Tired like Langston

“Langston,” Lynita Solomon. Used by Permission of the Artist

Yesterday, I read a Facebook post by a woman who denigrated Vice President Kamala Harris for no good reason. The woman asserted that Harris is not a role model and no one should have their daughters look up to her.

The post and responses were hateful and extremely disrespectful. I can’t figure out how people can stir up so much hatred for a person they don’t know just because they don’t agree with the person’s policies or positions on certain issues.

Beyond this illogic, some made lewd remarks and [like the original poster] claimed Harris did “anything” to reach the VP position. The whole thing was disturbing. And to make matters worse, the post was “liked” thousands of times and shared more than 17,000 times!

The comments played into the hypersexualized view of Black women that was written into the narrative of American history to cover the multitude of white men’s violations against Black women’s bodies and personhood. The narrative is hurtful and just as dangerous as the one that gets Black men and women shot for just breathing.

Like the speaker in Langston Hughes’s poem, I’m so tired.

Tired
Langston Hughes

I am so tired of waiting.

Aren’t you,
for the world to become good
and beautiful and kind?
Let us take a knife
and cut the world in two —
and see what worms are eating
at the rind.

About the Image: The art above is the work of graphic illustrator, Lynita “Elle” Solomon. She posted the image on Instagram in honor of the day Langston Hughes was born, 119 years ago. Lynita has an amazing way of presenting her subjects “without faces,” but we know exactly who they are anyway. You can see more of her work by clicking the image above.

Sunflowers for Inauguration Day!

And yet, the dawn is ours before we knew it.
Somehow we do it.
Somehow we weathered and witnessed a nation
that isn’t broken but simply unfinished.

–from “The Hill We Climb,” Amanda Gorman, National Youth Poet Laureate

If you haven’t heard, Joseph Robinette Biden, Jr., the 46th President of the United States, was sworn in today.  And history was made today when Kamala Devi Harris, the very first woman and very first Black woman was sworn in as Vice President of the United States. Based on recent events in the USA, it’s hard to believe I bore witness to this bit of history.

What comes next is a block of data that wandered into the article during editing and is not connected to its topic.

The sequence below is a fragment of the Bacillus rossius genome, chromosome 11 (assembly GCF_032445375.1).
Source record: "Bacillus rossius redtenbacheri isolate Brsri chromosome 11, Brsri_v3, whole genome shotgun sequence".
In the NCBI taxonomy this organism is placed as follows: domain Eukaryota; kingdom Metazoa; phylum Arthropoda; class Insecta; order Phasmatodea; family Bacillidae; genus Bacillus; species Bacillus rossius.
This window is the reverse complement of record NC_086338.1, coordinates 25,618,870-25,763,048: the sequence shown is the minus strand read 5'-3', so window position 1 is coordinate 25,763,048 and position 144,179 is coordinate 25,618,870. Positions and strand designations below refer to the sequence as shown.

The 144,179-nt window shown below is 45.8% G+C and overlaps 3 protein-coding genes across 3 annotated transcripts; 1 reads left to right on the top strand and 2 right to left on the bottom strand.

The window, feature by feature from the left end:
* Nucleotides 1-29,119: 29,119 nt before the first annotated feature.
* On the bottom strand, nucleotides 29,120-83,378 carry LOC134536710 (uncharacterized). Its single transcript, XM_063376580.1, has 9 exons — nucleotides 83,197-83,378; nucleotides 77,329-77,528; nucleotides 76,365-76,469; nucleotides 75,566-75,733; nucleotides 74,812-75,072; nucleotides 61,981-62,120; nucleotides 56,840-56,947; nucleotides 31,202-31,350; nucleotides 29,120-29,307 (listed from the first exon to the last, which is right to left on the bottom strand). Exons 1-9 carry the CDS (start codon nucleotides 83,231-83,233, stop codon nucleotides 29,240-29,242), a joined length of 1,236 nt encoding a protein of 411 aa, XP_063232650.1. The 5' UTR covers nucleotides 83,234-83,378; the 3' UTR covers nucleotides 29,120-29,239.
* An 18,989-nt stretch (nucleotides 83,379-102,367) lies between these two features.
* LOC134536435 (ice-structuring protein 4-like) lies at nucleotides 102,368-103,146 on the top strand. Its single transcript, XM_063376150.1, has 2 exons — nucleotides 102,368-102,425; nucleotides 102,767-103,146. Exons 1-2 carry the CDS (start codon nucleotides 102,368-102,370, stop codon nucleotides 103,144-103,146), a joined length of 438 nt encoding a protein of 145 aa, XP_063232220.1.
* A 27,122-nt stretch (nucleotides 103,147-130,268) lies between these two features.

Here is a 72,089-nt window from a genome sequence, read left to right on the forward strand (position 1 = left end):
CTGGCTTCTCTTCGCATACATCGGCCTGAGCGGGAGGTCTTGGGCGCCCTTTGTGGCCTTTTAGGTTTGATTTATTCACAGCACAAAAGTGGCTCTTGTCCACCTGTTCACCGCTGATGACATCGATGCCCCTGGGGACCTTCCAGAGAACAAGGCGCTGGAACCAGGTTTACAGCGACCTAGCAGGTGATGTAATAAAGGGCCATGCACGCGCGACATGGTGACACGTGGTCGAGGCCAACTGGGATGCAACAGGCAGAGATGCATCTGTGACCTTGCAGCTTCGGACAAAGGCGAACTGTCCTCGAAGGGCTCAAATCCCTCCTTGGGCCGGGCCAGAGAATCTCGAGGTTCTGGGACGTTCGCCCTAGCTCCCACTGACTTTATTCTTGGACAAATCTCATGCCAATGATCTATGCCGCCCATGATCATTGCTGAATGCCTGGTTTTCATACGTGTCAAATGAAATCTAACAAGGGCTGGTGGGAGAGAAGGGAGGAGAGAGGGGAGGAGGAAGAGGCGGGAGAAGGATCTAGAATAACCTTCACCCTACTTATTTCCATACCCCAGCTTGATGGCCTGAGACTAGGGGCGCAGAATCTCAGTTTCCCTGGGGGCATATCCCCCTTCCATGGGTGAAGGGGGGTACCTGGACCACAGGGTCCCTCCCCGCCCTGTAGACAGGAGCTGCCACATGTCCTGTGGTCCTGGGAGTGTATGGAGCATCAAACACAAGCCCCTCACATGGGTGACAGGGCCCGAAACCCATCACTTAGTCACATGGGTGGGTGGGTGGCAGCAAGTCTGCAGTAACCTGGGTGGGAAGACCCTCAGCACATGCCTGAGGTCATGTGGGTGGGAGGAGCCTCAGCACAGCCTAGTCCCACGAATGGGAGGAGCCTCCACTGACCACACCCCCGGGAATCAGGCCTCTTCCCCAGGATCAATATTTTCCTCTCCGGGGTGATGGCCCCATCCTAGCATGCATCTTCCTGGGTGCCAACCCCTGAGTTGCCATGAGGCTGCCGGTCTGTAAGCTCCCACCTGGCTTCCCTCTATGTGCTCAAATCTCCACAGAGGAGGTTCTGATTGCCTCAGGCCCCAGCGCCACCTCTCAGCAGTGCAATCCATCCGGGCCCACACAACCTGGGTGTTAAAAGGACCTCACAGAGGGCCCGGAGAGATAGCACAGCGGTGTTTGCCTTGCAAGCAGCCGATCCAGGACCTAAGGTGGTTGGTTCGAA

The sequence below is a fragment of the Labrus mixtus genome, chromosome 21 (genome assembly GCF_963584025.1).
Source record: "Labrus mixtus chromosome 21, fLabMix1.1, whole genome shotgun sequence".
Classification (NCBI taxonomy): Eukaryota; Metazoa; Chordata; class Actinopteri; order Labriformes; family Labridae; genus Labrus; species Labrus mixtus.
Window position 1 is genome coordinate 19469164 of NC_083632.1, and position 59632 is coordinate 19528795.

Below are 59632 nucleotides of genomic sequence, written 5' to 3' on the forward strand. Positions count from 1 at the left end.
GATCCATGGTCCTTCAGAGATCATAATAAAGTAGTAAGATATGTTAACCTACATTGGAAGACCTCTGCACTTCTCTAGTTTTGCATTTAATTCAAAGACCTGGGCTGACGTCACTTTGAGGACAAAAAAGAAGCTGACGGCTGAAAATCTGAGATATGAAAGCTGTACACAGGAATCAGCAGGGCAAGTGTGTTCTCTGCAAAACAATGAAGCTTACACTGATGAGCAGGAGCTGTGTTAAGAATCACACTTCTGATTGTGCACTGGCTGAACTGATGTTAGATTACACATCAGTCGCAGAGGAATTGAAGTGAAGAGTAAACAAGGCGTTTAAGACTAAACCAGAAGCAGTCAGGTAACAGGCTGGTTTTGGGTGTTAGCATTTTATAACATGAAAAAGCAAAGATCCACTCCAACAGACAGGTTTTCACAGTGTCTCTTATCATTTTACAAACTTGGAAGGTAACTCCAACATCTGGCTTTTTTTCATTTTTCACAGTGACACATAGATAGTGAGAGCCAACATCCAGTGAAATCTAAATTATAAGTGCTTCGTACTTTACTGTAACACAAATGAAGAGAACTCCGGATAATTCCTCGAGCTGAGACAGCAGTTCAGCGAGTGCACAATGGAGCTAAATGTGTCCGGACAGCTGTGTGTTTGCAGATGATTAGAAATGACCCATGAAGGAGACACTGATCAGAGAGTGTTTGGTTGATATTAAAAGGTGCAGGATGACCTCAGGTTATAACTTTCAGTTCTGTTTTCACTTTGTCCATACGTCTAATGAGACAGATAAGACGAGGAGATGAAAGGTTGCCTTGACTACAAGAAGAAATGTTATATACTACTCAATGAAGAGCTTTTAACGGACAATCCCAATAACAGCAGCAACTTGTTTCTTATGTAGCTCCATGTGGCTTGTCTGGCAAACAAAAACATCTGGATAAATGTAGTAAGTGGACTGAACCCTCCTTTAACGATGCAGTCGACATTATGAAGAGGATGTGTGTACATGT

I am excited and hopeful and relieved (all adjectives my students used to express their feelings about the inauguration).

One of my students expressed hesitation toward hope. She commented about the propensity [of many Americans] to raise the alarm and fight the good fight but then lapse into inaction when the major crisis is over. Her concern is valid, but the insurrection on Capitol Hill a couple of weeks ago gave us a glimpse of what can happen if we do not guard our democracy fiercely. “The Hill We Climb,” the inaugural poem written and performed by Amanda Gorman, the very first National Youth Poet Laureate, poignantly emphasized this point.

We’ve seen a force that would shatter our nation rather than share it,
Would destroy our country if it meant delaying democracy.
And this effort very nearly succeeded.
But while democracy can be periodically delayed,
It can never be permanently defeated.
In this truth, in this faith, we trust.
For while we have our eyes on the future,
history has its eyes on us.

Though we are flawed and prone to temporary amnesia, I am hopeful that we will accept the charge Gorman [implicitly] issued through her poem. It is up to each individual citizen of the United States to protect and uphold democracy.